The credibility of proposals to ban the live export of livestock from the UK, post-Brexit, has been questioned by the Ulster Farmers' Union (UFU).
Following a recent meeting with live exporters, the UFU's deputy president, Victor Chestnutt, believes that the economics of livestock production in Northern Ireland would be severely hindered if the ban was imposed.
It would also have adverse impacts for the environment and rural areas, he added.
Commenting on the matter, Chestnutt said: “Northern Ireland is one of the most productive livestock regions in Europe.
"We have a strong cattle and sheep industry which is highly dependent on live exports to maintain the economic viability of the sector, which in turn, supports the wider rural economy and environment.
Five-year averages for Northern Ireland show that almost 60,000 cattle and 485,000 sheep are exported live annually to a variety of destinations in Britain, the Republic of Ireland and also further afield in continental Europe.
“At this stage the ‘Live Animal Exports Bill’ does not provide specific detail on how the supporting MPs foresee restrictions applying to Northern Ireland, but from our perspective we want to make it clear that any proposal to restrict live exports will be opposed by farmers in this region," he said.
The Live Animal Exports Bill was first presented to the House of Commons in late October and is expected to have its second reading on February 2, 2018.
The bill proposes to prohibit the export of live farmed animals for slaughter or fattening, as well as for connected purposes.
Terms of the bill:
Export of live farmed animals
- A person commits an offence if the person exports, to any country outside the UK, a farmed animal for slaughter or fattening.
- A person commits an offence if the person arranges or facilitates the export, to any country outside the UK, of a farmed animal for slaughter or fattening.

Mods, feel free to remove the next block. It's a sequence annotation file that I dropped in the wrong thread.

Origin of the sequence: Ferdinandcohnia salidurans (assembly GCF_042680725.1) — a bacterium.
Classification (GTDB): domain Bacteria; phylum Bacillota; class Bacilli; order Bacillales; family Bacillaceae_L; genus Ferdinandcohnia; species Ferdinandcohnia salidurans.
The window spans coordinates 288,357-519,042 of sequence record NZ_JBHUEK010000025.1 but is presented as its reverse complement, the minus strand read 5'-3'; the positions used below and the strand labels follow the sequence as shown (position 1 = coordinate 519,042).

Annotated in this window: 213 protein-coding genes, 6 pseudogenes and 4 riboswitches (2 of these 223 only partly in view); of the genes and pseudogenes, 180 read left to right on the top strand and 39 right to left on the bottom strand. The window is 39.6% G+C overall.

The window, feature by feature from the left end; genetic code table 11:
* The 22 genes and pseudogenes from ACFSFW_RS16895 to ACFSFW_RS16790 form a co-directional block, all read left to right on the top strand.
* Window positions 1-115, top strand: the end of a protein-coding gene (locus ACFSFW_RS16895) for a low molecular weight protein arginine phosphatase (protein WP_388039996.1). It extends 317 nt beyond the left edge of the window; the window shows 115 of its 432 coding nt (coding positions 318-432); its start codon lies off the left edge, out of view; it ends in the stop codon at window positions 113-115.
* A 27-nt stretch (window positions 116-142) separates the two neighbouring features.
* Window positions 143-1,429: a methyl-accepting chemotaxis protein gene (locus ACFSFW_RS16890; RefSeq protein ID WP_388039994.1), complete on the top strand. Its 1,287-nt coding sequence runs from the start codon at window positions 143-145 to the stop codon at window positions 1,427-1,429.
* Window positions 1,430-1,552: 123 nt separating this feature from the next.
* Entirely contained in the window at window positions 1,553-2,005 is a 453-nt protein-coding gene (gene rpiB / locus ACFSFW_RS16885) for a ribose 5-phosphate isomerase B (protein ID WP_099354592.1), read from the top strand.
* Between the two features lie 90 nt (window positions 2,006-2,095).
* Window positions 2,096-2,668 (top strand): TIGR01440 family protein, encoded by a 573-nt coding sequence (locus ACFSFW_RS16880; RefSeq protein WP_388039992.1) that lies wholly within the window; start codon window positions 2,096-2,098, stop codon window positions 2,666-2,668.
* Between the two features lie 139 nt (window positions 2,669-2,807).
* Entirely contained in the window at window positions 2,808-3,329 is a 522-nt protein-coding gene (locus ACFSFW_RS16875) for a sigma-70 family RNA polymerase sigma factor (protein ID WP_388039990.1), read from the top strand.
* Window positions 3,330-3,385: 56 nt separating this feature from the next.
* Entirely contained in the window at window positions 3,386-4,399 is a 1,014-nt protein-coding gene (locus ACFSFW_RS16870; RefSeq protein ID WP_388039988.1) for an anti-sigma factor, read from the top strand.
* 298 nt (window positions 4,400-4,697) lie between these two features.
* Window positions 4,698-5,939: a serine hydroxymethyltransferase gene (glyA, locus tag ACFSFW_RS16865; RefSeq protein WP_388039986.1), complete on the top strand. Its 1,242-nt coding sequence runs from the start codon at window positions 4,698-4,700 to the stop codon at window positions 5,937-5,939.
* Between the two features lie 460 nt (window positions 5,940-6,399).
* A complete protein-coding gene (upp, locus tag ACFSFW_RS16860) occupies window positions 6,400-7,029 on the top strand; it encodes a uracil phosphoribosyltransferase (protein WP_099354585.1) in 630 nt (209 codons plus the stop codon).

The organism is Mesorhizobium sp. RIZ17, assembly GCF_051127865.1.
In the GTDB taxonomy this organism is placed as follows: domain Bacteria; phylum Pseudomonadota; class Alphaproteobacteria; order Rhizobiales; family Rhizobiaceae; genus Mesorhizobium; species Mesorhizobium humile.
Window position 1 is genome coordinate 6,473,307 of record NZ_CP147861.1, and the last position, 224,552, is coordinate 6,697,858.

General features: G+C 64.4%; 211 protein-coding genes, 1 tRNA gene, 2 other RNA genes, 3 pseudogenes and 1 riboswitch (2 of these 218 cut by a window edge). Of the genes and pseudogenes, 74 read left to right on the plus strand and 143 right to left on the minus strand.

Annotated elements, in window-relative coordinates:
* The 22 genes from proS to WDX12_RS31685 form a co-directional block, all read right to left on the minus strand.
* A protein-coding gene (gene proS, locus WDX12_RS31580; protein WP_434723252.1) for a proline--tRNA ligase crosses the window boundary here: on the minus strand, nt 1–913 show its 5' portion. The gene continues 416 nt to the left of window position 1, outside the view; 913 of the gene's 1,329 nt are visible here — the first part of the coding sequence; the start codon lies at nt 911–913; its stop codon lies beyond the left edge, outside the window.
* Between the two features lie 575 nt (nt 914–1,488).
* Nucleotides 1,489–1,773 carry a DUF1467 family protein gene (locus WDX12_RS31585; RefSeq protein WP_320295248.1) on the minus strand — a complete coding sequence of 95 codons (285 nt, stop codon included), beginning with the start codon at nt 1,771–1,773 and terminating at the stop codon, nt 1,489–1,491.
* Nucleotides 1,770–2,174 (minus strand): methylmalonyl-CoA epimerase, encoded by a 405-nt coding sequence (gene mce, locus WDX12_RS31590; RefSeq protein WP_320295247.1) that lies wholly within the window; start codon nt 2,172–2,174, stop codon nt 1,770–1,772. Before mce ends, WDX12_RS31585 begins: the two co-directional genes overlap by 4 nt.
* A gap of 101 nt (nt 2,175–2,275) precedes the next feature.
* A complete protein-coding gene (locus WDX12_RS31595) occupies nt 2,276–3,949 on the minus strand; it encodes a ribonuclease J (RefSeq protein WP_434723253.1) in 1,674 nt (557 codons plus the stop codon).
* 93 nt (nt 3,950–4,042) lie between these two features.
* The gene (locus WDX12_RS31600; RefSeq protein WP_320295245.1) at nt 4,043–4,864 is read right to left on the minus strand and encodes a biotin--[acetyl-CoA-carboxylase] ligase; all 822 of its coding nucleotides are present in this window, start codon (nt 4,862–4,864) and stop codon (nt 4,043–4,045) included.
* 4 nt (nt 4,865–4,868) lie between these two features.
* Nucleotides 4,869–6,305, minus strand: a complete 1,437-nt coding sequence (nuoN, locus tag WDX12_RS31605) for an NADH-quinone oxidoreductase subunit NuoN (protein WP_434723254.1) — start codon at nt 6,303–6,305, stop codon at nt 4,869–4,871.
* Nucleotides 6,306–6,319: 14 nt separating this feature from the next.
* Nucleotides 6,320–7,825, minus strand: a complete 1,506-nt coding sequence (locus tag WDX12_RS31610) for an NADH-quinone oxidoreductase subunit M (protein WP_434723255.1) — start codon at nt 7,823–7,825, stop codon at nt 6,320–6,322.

- Subsections (1) and (2) do not apply to the export of a farmed animal from Northern Ireland to the Republic of Ireland, provided that the animal: (a) was born in Northern Ireland; and (b) is to be slaughtered in the Republic of Ireland within six weeks of arrival in the Republic of Ireland.
Under the bill, a 'farmed animal' is defined as an animal bred or kept for the production of food, wool or skin.
As part of these proposals, it outlines that a person found guilty of an offence is liable on summary conviction to an imprisonment term of up to 12 months - this differs depending on region within the UK - or a fine, or both.
To date, peer-reviewed research studies have demonstrated that where livestock are transported in accordance with existing EU legal requirements, there is no adverse impact on animal welfare or the performance of the animals, according to the UFU.
So the rationale for these legislative proposals is highly questionable, it added.
Concluding the deputy president of the UFU said: “We are very much of the opinion that demonstrating high standards of animal welfare is crucial for the facilitation of the live export trade and we believe our exporters are meeting these standards.
"In truth, the MPs and animal welfare lobby behind this legislation would be much better focusing their time on making sure third country imports meet our standards, rather than creating a new regulatory environment in the UK which puts our businesses at threat.”